Wednesday, May 6, 2015

Celebrating Robots

To wrap up mini-maker week at The Children’s Museum in Easton, innovator and designer Steve Norris was our special guest maker who helped us celebrate robots! 

 Steve brought three robots for the kids to interact with; Huey, Frank, and Butler-Bot.

Huey: Color chasing robot
Butler-Bot: robot made from a trashcan

Frank: Face-detecting robot

  • Huey is a color chasing robot, which is attracted to the color orange.  Kids got to hold up an orange piece of paper as Huey followed them wherever they went. 
  • Frank is a face detecting robot, who recognizes the kid’s faces as they stand in front of it.  
  • Lastly, Butler-Bot is the robot made from a trashcan who was roaming the floor for almost two hours straight.  Butler-Bot was also featured in the latest Transformers Movie!  Steve spent a week on the set and had an amazing experience, he said that he never thought his hobby would take him this far.            

Steve Norris is a software programmer and a writer for Robot Magazine.  Writing for the magazine is Steve’s favorite hobby, where he gets to write every two months about the robots he builds.  He has built 44 in total, one every two months, and has written in the magazine for just about all of them. 

Kids making their scribble-bots
The children also got the opportunity to make their own scribble-bots!  These scribble-bots were made out of simple household items including the motor from the inside of an electrical toothbrush. For instrucions on how to make your own, click here to visit the Exploritorium website!  The kids got to watch their robots come to life as they made cool designs scribbling all over the paper.  Steve loves to inspire people into getting involved in science and technology, so watching the kids in awe as they designed their own robots was a great experience for us and him.  To check out more amazing creations from Mini Maker week, look for our blog post about textle artist Rhona Fazio!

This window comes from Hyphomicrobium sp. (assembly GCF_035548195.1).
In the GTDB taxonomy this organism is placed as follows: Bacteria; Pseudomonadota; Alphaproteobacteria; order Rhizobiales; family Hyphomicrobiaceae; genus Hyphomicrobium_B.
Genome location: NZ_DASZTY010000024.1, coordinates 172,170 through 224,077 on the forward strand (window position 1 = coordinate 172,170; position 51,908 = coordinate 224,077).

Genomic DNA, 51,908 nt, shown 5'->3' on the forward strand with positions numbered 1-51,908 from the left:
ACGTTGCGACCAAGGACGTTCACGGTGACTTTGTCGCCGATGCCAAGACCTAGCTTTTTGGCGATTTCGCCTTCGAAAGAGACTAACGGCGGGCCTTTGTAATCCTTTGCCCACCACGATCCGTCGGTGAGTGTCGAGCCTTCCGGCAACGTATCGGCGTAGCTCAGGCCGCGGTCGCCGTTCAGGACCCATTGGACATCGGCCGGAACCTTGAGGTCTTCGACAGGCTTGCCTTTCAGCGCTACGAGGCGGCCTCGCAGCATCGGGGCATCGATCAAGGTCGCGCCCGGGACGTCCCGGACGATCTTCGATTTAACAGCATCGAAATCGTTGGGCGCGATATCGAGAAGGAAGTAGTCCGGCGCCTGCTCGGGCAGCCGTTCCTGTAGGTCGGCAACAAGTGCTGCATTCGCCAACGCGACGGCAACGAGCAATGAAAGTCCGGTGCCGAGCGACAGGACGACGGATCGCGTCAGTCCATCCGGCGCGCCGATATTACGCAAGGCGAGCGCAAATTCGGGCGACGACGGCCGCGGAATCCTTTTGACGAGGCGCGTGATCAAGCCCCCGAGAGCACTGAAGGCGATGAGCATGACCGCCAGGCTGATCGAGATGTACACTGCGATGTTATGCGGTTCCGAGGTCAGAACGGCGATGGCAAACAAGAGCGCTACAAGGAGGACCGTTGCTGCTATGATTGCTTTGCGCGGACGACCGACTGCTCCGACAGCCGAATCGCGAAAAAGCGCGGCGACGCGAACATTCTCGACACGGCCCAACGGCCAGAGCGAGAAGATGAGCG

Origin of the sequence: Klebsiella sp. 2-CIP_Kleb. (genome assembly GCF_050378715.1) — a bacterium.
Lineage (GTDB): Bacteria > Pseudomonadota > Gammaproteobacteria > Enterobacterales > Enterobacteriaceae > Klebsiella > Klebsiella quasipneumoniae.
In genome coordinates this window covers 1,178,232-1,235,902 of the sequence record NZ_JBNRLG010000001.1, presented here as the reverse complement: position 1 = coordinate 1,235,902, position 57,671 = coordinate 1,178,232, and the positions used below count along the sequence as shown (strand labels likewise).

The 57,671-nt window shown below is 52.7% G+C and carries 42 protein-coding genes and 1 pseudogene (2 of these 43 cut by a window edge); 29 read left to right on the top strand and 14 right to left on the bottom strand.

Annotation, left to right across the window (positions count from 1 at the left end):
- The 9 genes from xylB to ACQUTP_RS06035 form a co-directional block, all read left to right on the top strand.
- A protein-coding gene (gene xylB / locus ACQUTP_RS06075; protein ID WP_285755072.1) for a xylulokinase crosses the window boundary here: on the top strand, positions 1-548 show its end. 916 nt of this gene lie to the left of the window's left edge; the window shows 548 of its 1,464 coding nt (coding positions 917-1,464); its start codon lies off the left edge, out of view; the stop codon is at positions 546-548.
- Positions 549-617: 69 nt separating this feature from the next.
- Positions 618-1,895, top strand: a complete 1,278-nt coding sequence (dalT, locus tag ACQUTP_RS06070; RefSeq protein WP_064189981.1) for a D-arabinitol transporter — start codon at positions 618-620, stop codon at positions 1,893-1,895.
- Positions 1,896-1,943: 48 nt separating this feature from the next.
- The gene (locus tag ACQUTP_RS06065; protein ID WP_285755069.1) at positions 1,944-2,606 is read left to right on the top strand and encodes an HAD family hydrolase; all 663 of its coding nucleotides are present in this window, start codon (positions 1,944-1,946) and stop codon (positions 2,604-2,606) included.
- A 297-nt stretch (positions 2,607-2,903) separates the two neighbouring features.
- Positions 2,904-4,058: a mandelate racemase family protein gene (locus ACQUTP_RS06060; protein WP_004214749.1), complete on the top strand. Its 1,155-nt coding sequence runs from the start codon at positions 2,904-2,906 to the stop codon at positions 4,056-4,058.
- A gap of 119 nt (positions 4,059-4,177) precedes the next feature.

Monday, May 4, 2015

Textile Artist Rhonda Fazio

Rhonda Fazio was our first Mini Maker that visited on Monday during April Vacation week at the Children’s Museum in Easton. She showed visitors how to create a God’s Eye with yarn, wire and wooden sticks. The woven piece of art were then, turned into a piano that was made from circuits. It was a magical creation!
Rhonda is an Environmental Alchemist and textile artist. She is a graduate of art history and textile design from the University of Massachusetts at DartmouthPrior to UMD, she studied Professional Craft: Fiber and Clay at Haywood Community College near Asheville, North Carolina. She has been doing textile and weaving for over 15 years. It is not a hobby, but a discipline. She is very passionate about her work and loves teaching others about the art and history of the dyes.

Rhonda dyes silk and makes wrap clothing by hand without using any fossil fuels. All Dyer Maker materials are made from 100% natural fibers and pigments. Each color is hand crafted from raw materials and extracted without the use of harmful chemicals. Reflective of ancient cultural methods and hand processes of design, each piece is unique and may be wrapped in a number of ways to complement the individuality of the wearer.

Each dye tells a story from the past. America was built on the textile industry, but in recent years has declined. There is a lot of history behind making dyes and Rhonda wants to tell those stories and get people excited about the industry again. Rhonda has started a campaign called Colors Across America that will begin in October of 2015. Last year, she took a 28 day trip to California, driving the southern route, doing a lot of research and teaching workshops along the way. You can donate to her 2015 campaign by going to her Home Page on her website.